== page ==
I   Conclusions                                      1
  II   Recommendations                                  3
 III   Introduction                                     7
  IV   Previous Investigations                          9
   V   Experimental Apparatus                          15
  VI   Operational Procedure                           23
 VII   Results of Investigation                        27
VIII   Acknowledgements                                35
  IX   References                                      37
   X   Publications and Patents                        41
                               v.

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                              FIGURES
                                                     Page
 1.   ANNULAR CHANNEL                                 16
 2.   ANNULAR RING WITH STIFFENERS                    17
 3.   FALSE BOTTOM AND SUPPORTS                       18
 4.   TURN TABLE ASSEMBLY                             19
 5.   MECHANISM SUPPORTING ANNULAR RING               21
 6.   BASIC EXPERIMENTAL APPARATUS                    22
 7.   OPERATING CURVES                                24
 8.   VARIATION OF RELATIVE EQUILIBRIUM
     CONCENTRATION C  /CQ WITH BED SHEAR STRESS      28
 9.   VARIATION OF RELATIVE DEPOSITABLE
     CONCENTRATION (C0-C)/(CQ-Ce ) WITH TIME         30
10.   VARIATION OF COEFFICIENT a WITH CHANNEL
     DEPTH AND INITIAL CONCENTRATION                 31
11.   VARIATION OF COEFFICIENT B WITH BED
     SHEAR STRESS                                    32
                              VU

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                               SECTION I

                              CONCLUSIONS

     The following are the main conclusions of that part of the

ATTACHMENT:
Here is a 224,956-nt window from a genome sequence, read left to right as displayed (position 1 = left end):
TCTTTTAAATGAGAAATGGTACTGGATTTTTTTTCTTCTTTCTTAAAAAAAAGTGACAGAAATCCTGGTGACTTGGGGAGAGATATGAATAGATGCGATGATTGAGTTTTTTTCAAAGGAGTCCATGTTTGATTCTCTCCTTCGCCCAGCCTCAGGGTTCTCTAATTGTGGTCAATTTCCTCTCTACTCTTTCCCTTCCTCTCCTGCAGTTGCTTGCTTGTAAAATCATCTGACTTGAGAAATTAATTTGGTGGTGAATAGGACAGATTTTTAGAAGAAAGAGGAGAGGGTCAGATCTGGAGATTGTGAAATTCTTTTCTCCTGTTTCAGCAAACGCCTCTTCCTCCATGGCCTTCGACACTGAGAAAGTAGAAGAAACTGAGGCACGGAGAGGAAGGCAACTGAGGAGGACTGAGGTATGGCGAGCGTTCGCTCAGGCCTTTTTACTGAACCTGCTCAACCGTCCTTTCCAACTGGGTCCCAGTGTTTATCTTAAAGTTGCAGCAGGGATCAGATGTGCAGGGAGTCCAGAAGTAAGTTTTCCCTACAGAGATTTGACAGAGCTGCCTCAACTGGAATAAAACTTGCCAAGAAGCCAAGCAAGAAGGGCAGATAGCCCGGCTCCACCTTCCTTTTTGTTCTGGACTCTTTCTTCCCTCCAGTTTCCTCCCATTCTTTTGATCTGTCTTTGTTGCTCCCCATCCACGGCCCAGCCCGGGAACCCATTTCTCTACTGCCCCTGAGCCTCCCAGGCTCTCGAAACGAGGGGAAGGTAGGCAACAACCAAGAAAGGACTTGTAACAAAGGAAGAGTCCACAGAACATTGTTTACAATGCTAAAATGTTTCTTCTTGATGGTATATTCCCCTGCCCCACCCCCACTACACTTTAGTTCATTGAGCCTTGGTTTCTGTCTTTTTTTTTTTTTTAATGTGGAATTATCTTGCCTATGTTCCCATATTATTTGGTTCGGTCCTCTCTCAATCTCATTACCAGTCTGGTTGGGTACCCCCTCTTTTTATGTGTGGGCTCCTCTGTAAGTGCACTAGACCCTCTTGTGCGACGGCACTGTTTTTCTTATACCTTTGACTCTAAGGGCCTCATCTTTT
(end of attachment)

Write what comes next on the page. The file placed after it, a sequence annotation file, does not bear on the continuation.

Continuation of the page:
present study supported by the EPA.

     1.  For given geometry, sediment, water quality and flow
conditions, the suspended sediment concentration reaches, after a period
of relatively rapid deposition, a constant value Ceq, herein called
equilibrium concentration.  This equilibrium concentration is found
to be a constant fraction of the initial concentration, C0, at the
start of each test; i.e. the ratio Ceq/C0 is independent of C0 and is
a function of flow conditions only, which implies that each flow
can maintain in suspension a constant percentage of the total
initial sediment.

     This very fundamental conclusion is in agreement with the earlier
preliminary results obtained by Partheniades (11) in an open flume
with a natural silty-clay sediment taken from the San Francisco
Bay.

     2.  The relative equilibrium concentration, Ceq/C0 is found for
various depths to be strongly related to the bed shear stress, TJ-, by
a logarithmic-normal relation.

     3.  The percentage C' of the depositable sediment deposited at
time t is fourtd to vary with time according to the law

              C1  = alogt + g

where the coefficient a appears to be independent of the initial
suspended concentration C0 for C0 less than 10,000 ppm, which
corresponds to the maximum sediment concentration encountered in
most estuaries.   For higher concentrations, a seems to decrease
with concentration, suggesting a reduction in the deposition rates.
10,000 ppm thus seems to mark the concentration above which the
settling of particles is hindered.   A slight variation of a with
depth is also observed; however no conclusive law for the dependence
of a on depth has yet been obtained.

     The coefficient B appears to be  independent of both the
concentration and depth and seems to  depend on the bed shear stress
only.